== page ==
“We do have to be prepared to face those risks, and we need to respond to them,” said Joe Calfee, the safety and risk coordinator at Denton Bible Church.
Some of the speakers Friday iterated the notion that church security teams are gatekeepers for their congregations. (One of the conference’s sponsors was North Texas-based Gatekeepers Security Services, which cites 1 Chronicles 9:21-27 as its founding Scripture — the story of how four guards were stationed along all four sides of the tabernacle.)
Denton Bible Church had people in Nice, France, in July 2016, when a Tunisian man killed 86 people in the Bastille Day terrorist attack. Everybody from the Denton church made it back and avoided injury, but the episode seems to have added some urgency in how the church prepares people for potentially dangerous situations.
“It’s everybody’s responsibility,” Calfee said.
Closer to home, a gunman killed 26 churchgoers at First Baptist Church in Sutherland Springs in November 2017. And last October, a mass shooting at the Tree of Life synagogue in Pittsburgh left 11 people dead. A gunman killed nine people at Emanuel AME Church in Charleston, South Carolina, in 2015.
These and other events are on the minds of church security teams in Texas and across the country. Inside Denton Bible Church on Friday, there were talks of assault rifles, evacuation plans, terrorist groups, including white supremacists, and the more spiritual responsibility these teams — often licensed to carry — have to their fellow worshippers.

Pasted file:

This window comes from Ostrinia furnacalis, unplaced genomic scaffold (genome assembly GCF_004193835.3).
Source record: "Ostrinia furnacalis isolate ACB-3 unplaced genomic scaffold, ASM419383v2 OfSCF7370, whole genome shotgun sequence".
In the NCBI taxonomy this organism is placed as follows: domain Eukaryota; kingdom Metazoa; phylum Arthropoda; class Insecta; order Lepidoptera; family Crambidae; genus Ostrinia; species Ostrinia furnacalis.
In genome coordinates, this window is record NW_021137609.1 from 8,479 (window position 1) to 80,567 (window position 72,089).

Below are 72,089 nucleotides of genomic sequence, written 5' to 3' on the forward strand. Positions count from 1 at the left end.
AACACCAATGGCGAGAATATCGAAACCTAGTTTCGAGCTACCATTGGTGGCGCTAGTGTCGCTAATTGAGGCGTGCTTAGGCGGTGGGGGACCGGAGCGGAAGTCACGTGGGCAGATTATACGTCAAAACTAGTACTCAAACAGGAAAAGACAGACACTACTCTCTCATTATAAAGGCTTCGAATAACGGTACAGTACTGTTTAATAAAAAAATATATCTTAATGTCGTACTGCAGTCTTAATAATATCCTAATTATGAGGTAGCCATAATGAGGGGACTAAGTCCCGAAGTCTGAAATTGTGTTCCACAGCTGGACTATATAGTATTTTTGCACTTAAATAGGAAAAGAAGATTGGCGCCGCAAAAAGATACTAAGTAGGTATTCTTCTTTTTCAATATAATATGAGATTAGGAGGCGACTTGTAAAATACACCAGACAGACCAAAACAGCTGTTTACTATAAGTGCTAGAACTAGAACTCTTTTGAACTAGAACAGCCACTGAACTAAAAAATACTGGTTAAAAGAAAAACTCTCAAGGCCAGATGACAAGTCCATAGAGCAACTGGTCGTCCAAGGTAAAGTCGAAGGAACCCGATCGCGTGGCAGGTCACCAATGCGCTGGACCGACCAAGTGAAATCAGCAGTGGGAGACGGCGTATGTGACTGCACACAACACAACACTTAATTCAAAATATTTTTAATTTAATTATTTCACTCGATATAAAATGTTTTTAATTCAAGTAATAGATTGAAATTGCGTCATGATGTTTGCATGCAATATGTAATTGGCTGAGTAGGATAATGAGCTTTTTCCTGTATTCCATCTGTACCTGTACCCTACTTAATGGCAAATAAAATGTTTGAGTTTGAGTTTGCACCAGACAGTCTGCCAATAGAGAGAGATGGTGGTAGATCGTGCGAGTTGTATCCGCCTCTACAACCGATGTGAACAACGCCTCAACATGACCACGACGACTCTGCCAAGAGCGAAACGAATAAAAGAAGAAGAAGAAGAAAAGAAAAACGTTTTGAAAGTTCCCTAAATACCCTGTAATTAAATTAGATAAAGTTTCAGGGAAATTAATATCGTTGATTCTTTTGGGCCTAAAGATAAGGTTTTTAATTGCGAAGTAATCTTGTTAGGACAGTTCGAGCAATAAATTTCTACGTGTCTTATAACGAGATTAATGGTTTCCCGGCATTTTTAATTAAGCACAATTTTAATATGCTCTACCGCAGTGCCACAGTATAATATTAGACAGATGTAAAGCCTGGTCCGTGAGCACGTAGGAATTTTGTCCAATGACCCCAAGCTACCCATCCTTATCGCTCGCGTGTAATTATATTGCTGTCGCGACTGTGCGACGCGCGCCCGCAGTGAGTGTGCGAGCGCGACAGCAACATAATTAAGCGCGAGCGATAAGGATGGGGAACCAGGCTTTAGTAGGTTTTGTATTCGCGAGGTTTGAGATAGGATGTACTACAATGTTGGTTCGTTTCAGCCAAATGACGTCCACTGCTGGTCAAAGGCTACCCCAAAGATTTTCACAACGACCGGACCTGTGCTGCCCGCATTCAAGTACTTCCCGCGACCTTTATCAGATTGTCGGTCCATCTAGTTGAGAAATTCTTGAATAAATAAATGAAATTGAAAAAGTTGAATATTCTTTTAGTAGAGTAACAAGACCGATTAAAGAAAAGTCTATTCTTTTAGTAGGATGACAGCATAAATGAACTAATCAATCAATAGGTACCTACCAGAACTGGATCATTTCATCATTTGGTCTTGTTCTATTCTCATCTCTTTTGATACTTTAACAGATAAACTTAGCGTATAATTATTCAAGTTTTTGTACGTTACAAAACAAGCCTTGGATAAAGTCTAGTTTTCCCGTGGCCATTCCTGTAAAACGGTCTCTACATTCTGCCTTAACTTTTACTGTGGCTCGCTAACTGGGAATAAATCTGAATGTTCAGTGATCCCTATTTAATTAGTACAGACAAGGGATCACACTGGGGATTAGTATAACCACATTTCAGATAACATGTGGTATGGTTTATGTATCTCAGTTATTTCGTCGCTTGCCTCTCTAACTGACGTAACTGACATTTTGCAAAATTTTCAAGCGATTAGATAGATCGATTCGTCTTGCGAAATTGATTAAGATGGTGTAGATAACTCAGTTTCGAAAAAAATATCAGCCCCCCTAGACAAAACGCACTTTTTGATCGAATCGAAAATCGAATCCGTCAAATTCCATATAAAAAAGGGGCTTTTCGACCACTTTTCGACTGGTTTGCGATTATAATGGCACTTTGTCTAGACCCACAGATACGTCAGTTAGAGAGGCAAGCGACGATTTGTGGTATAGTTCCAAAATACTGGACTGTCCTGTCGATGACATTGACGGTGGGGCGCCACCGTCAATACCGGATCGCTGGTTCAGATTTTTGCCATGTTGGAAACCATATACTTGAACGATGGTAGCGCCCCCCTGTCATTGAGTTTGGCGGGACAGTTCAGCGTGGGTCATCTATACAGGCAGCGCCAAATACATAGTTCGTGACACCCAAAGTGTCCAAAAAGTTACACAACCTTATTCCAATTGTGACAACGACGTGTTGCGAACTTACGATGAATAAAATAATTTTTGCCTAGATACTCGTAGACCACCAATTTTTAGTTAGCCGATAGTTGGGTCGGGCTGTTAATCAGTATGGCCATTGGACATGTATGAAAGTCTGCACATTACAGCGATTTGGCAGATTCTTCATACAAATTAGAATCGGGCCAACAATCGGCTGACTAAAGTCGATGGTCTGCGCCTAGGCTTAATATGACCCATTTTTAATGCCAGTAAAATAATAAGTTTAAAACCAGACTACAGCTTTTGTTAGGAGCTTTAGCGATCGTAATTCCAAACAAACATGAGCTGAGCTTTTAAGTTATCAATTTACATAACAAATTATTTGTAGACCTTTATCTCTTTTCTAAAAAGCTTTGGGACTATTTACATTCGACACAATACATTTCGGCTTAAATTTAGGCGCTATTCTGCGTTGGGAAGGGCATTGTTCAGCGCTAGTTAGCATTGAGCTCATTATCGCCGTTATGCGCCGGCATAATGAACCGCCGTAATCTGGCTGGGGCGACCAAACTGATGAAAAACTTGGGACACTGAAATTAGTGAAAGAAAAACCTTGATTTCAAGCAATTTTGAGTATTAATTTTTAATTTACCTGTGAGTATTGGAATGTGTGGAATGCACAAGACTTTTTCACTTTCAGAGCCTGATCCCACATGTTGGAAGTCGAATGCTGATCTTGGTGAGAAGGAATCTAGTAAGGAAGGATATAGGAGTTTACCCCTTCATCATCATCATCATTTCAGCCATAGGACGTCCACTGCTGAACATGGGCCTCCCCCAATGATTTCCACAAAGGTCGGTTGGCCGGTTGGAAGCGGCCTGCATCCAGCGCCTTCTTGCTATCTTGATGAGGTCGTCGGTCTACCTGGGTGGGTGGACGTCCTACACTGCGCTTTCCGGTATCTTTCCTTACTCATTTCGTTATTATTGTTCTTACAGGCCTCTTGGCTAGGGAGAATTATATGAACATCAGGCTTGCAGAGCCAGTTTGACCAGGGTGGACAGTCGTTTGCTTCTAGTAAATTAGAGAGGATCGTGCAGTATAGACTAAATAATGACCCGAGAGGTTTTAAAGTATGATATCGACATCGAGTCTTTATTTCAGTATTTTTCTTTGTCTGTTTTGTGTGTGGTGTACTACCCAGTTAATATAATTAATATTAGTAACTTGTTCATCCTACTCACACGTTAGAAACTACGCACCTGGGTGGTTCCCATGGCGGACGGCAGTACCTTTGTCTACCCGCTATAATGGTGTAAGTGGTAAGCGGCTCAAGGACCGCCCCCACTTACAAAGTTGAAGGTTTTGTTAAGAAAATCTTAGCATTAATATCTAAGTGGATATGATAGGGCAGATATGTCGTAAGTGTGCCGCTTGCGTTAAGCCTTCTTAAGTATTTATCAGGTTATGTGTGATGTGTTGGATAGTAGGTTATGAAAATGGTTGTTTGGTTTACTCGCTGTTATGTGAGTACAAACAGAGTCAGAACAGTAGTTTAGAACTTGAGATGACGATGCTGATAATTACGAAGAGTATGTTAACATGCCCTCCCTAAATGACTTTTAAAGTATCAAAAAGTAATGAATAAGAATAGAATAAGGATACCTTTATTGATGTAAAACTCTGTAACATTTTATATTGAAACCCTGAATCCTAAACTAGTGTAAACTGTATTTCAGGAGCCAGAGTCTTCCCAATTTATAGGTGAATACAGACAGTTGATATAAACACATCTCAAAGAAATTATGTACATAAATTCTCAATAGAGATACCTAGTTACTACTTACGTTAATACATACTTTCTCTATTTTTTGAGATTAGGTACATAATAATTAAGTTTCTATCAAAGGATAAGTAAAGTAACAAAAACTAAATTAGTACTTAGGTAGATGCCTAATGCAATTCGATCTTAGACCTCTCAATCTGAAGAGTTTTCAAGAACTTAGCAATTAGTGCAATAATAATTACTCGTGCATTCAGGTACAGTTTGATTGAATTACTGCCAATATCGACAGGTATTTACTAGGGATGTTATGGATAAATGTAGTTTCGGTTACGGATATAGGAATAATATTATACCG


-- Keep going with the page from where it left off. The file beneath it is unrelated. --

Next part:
“Somebody has to be the lead person,” Denton police Officer Shane Kizer said. “They’re going to be looking to you.”
Kizer, who spoke about active shootings, and others said churches, mosques, synagogues and temples need to have plans in place — to screen potential child predators, to safely send people on mission trips, and to thwart violent attacks.
“There is a biblical basis for the work that we do, for looking at risks and making decisions about them,” Calfee said, as he read through Scripture. “As believers and church workers, we have a moral obligation to protect the people that God has entrusted to us.”
The conference continues at 7:30 a.m. Saturday at Denton Bible Church, 2300 E. University Drive.
Jeana Wesson, a former Guyer High School teacher, was indicted Thursday on a charge of improper relationship between an educator and a student.
Wesson is accused of having an improper relationship with a male student in May 2017. The student was 17 years old at the time.
Wesson was arrested Feb. 28 after turning herself in to Denton police. She was released on $5,000 bail the same day.
A warrant for her arrest had been issued the previous day, but a substitute teacher was covering her classes beginning Feb. 25, according to a Denton ISD spokesman.
If convicted of the second-degree felony, Wesson could face up to 20 years in prison and a fine of up to $10,000. Regardless of a victim’s age, it is illegal for a teacher to engage in a sexual relationship with a student.
The victim told police Wesson sent inappropriate pictures and videos to him in 2017 and Wesson “performed a sexual act with him in her classroom,” Denton police said in February.
According to a cached version of a district website, Wesson was a chemistry teacher and aquatics coach.
She is currently under investigation by the Texas Education Agency Educator Investigation Division. With the investigation ongoing, her teaching certificates are currently valid.
“After an internal investigation and with the full cooperation of the Denton Police Dept., Denton ISD was in the process of terminating [Jeana] Wesson when she resigned,” Julie Zwahr, district spokeswoman, said via text message Thursday evening.
Zwahr said information related to the investigation was promptly turned over to other authorities, including the State Board of Education.